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Sigma shift

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  • #27748

    V. Hill
    Member

    We do not have to accept a 1.5 sigma shift. If we are monitoring a process we have the opportunity to make adjustments to lessen the variation and keep the shift from happening. If may not be completly necessary but, if we determine the cost of the shift is greater than the cost to adjust we can make the necessary adjustment to the process.

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    #68316

    anon
    Participant

    What BS!!!!!
    You know how to keep shift from happening accross your enterprise? Please, please, please tell us how.

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    #68320

    Marc Richardson
    Participant

    By way of reminder, if you are adjusting a stable process, you are tampering and in so doing, increasing the overall variation of the process.
    Respectfully,
    Marc Richardson
    Sr. Q.A. Engineer

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    #68333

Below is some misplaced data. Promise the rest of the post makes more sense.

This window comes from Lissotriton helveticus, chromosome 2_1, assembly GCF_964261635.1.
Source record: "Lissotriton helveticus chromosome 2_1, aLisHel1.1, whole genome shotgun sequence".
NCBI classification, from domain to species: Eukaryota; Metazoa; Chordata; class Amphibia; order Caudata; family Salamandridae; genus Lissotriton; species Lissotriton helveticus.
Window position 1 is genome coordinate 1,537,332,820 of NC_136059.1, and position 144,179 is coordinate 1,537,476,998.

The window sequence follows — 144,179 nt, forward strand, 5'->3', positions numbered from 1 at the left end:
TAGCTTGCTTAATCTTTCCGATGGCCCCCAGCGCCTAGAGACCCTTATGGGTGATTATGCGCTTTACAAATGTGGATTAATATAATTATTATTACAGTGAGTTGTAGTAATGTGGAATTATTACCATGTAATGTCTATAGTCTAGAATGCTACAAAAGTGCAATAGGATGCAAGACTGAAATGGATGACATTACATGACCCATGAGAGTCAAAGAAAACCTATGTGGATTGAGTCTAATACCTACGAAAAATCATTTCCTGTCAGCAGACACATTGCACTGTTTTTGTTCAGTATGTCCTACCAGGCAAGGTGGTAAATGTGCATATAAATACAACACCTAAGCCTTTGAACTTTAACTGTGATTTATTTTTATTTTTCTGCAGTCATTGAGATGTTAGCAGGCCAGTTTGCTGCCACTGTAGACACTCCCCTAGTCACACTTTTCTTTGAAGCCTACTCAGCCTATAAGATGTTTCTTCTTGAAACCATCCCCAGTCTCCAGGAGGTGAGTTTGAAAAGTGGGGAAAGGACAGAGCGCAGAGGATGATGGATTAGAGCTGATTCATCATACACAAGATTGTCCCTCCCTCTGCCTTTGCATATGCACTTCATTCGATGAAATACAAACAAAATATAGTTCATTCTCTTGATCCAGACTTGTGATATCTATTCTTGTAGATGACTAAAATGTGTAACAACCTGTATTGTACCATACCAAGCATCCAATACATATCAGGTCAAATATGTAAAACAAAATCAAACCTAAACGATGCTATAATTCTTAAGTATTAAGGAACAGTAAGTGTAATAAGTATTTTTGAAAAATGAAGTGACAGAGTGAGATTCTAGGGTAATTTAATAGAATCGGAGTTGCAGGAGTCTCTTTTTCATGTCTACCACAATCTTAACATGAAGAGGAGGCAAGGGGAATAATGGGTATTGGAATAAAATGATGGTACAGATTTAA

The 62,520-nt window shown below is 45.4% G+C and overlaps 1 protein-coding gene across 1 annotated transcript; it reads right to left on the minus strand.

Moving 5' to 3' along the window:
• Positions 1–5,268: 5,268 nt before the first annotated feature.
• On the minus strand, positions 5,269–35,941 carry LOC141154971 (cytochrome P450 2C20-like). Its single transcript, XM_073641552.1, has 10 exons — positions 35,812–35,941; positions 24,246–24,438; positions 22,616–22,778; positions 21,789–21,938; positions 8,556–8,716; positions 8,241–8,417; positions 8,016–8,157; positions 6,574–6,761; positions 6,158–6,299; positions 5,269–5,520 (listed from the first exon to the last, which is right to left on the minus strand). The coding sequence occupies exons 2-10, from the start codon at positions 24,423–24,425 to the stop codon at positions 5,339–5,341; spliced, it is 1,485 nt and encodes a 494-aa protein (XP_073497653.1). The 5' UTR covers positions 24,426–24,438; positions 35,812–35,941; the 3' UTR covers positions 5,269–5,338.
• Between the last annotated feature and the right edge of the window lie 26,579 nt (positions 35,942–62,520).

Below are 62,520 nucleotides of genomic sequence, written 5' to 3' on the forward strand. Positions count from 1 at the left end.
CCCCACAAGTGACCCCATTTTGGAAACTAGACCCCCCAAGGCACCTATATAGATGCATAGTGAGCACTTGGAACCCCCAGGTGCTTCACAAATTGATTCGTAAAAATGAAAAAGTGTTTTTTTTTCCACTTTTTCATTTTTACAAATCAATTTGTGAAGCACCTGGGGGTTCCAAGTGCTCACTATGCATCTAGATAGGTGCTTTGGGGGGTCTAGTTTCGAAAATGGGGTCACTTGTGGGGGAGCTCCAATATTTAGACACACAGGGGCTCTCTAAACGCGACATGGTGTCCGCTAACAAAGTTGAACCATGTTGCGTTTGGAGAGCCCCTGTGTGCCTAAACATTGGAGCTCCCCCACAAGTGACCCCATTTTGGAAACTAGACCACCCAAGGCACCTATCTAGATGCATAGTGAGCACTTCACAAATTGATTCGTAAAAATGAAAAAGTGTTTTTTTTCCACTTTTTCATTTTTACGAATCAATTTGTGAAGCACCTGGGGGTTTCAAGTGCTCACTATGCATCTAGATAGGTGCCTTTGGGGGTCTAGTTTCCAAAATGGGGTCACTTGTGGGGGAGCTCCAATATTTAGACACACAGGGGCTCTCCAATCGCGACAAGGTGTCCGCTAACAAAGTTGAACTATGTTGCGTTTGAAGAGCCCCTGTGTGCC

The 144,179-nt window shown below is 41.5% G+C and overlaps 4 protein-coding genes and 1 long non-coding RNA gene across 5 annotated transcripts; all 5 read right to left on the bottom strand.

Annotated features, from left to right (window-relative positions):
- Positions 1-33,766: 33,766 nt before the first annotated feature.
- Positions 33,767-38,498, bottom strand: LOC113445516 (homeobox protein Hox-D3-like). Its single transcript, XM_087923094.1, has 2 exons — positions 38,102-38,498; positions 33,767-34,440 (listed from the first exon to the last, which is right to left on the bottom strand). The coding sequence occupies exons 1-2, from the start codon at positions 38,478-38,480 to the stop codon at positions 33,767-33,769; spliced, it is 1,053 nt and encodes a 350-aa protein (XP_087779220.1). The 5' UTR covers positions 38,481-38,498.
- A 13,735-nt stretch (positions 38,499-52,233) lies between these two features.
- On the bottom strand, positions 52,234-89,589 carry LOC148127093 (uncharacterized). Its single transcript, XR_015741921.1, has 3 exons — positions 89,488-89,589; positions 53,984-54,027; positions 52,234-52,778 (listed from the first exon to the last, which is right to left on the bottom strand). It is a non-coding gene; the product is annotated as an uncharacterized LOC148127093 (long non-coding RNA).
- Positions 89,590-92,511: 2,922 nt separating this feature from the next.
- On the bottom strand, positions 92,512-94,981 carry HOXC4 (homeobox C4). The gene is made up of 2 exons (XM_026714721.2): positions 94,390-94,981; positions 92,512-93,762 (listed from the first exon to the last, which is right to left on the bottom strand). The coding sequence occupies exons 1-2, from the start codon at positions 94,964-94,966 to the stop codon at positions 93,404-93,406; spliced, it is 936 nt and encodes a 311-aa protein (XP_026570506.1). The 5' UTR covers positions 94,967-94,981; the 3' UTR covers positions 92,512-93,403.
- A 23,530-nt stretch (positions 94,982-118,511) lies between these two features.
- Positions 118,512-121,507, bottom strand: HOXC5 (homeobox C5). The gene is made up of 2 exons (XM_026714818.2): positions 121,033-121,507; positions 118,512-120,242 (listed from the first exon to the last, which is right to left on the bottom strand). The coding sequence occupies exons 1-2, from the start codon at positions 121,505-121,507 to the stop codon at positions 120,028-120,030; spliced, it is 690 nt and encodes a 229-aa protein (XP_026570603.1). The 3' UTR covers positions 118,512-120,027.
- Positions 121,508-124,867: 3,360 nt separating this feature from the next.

Michael Wiley
    Participant

    Like the bumber sticker says “Shift Happens”.  This is accounting for uncontrollable events.   
    We all may know a little background on why the shift is included in calculating Sigma Level, for one, Motorola uses it and their semi-conductor processes are extremely complex, but its origin comes from Carl Friedr. Gaub back in 1777-1855.
    Check out the 10Deutsche Mark to see his picture and the equation he lays claim that explains the shift of stars as time passes. 
    Ofcourse its optional to include a 1.5 std dev shift, not used  for measuring short term occurences.  Though when measuring over a period of time, I understand it is more accurate to calculate sigma level by including the shift.  
    Best regards,
     

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